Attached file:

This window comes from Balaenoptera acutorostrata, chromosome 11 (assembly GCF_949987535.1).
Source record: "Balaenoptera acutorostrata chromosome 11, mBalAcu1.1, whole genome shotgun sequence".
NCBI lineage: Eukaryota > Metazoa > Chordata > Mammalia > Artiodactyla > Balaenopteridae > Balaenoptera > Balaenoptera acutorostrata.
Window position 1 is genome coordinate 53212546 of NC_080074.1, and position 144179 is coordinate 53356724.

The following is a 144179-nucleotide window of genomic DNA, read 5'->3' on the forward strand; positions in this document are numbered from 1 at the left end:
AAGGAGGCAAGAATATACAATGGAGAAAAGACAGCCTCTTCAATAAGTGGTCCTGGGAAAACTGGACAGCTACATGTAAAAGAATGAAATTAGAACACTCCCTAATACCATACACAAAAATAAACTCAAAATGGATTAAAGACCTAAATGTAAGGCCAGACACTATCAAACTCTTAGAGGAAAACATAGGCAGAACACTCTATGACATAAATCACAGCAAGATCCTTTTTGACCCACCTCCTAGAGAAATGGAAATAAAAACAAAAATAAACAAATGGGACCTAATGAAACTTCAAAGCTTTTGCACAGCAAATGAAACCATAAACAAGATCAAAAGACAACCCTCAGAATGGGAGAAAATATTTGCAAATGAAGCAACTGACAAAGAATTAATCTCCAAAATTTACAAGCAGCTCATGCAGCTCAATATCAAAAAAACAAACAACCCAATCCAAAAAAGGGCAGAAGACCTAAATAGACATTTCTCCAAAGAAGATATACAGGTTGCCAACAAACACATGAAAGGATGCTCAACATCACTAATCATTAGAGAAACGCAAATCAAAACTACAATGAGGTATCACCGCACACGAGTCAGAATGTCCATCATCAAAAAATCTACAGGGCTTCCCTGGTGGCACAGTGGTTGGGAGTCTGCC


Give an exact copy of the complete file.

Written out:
This window comes from Balaenoptera acutorostrata, chromosome 11 (assembly GCF_949987535.1).
Source record: "Balaenoptera acutorostrata chromosome 11, mBalAcu1.1, whole genome shotgun sequence".
NCBI lineage: Eukaryota > Metazoa > Chordata > Mammalia > Artiodactyla > Balaenopteridae > Balaenoptera > Balaenoptera acutorostrata.
Window position 1 is genome coordinate 53212546 of NC_080074.1, and position 144179 is coordinate 53356724.

The following is a 144179-nucleotide window of genomic DNA, read 5'->3' on the forward strand; positions in this document are numbered from 1 at the left end:
AAGGAGGCAAGAATATACAATGGAGAAAAGACAGCCTCTTCAATAAGTGGTCCTGGGAAAACTGGACAGCTACATGTAAAAGAATGAAATTAGAACACTCCCTAATACCATACACAAAAATAAACTCAAAATGGATTAAAGACCTAAATGTAAGGCCAGACACTATCAAACTCTTAGAGGAAAACATAGGCAGAACACTCTATGACATAAATCACAGCAAGATCCTTTTTGACCCACCTCCTAGAGAAATGGAAATAAAAACAAAAATAAACAAATGGGACCTAATGAAACTTCAAAGCTTTTGCACAGCAAATGAAACCATAAACAAGATCAAAAGACAACCCTCAGAATGGGAGAAAATATTTGCAAATGAAGCAACTGACAAAGAATTAATCTCCAAAATTTACAAGCAGCTCATGCAGCTCAATATCAAAAAAACAAACAACCCAATCCAAAAAAGGGCAGAAGACCTAAATAGACATTTCTCCAAAGAAGATATACAGGTTGCCAACAAACACATGAAAGGATGCTCAACATCACTAATCATTAGAGAAACGCAAATCAAAACTACAATGAGGTATCACCGCACACGAGTCAGAATGTCCATCATCAAAAAATCTACAGGGCTTCCCTGGTGGCACAGTGGTTGGGAGTCTGCC